Demographic factors, cognitive functioning, and brain features during the early-adolescence ages of 12 to 14 years can predict which youth eventually initiate alcohol use during later adolescence around the age of 18, revealed a new study.
Underage drinking is a major public health and social problem in the U.S. The ability to identify at-risk children before they initiate heavy alcohol use has immense clinical and public health implications.
‘Demographic factors, cognitive functioning, and brain features during the early-adolescence ages of 12 to 14 years can predict which youth eventually initiate alcohol use during later adolescence around the age of 18 years.’
"We were able to predict, with 74% accuracy, which 12- to 14-year-old youth eventually went on to engage in alcohol use by late adolescence," said Lindsay Squeglia, assistant professor in the department of psychiatry and behavioral sciences at the Medical University of South Carolina.
"Neural features appear to be important predictors," she said. "While we are not at the point where we can scan every child''s brain and know if they will/will not begin using alcohol, this is an important step in understanding brain features that contribute to alcohol use during adolescence. We are publishing the script we used for the analyses so other groups can replicate findings, in hopes that a final, validated model can be used clinically to predict adolescent alcohol use." Squeglia will present this research at the 39th Annual Research Society on Alcoholism in New Orleans June 25-29, 2016.
The researchers gathered data on 137 healthy alcohol- and drug- adolescents through the Youth at Risk study, including extensive clinical interviews, neuropsychological testing, and structural and functional magnetic resonance imaging, followed by annual check-ups. By age 18, 70 youth (51%) had initiated heavy alcohol use and 67 had remained non-users.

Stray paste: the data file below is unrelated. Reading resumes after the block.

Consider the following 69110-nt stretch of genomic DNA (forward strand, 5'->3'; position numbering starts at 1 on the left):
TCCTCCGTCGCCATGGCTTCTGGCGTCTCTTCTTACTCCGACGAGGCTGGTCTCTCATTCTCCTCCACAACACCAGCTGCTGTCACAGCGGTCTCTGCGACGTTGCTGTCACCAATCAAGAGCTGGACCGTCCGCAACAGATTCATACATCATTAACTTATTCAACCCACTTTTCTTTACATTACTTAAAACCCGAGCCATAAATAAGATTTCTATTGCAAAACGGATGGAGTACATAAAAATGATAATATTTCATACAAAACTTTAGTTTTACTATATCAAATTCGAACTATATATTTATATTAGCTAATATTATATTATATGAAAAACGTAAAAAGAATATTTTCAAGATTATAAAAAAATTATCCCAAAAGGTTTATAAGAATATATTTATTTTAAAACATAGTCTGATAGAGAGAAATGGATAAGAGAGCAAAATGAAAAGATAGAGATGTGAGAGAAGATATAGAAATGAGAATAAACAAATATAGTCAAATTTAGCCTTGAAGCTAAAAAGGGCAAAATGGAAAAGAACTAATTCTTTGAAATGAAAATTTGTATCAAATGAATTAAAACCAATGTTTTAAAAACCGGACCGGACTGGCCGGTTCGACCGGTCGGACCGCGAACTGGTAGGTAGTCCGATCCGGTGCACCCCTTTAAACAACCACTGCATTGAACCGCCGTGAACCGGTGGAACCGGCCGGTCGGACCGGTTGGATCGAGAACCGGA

"Demographic factors that predict adolescent drinking include being male, coming from a higher socioeconomic status - which means coming from families with more money and education, dating by age 14, and positive expectations of how alcohol is going to make you feel and behave, particularly in social situations," said Squeglia.
"Furthermore, poorer performance on tests of executive functioning - for example, on tasks of planning, problem solving, and reasoning - as well as differences in the structure and function of the brain during executive functioning tasks at ages 12 to 14, are also predictive of which youth initiate alcohol use by age 18," she added.
"Teachers, parents, and clinicians can easily be looking for the demographic risk factors we identified as being highly predictive of alcohol use, like gender, dating behaviors, socioeconomic background, and youth's expectations of how alcohol will affect them," emphasized Squeglia. "With replication of our findings, we will hopefully be able to even better identify at-risk youth, as well as potential targets of preventive efforts such as bolstering executive functioning."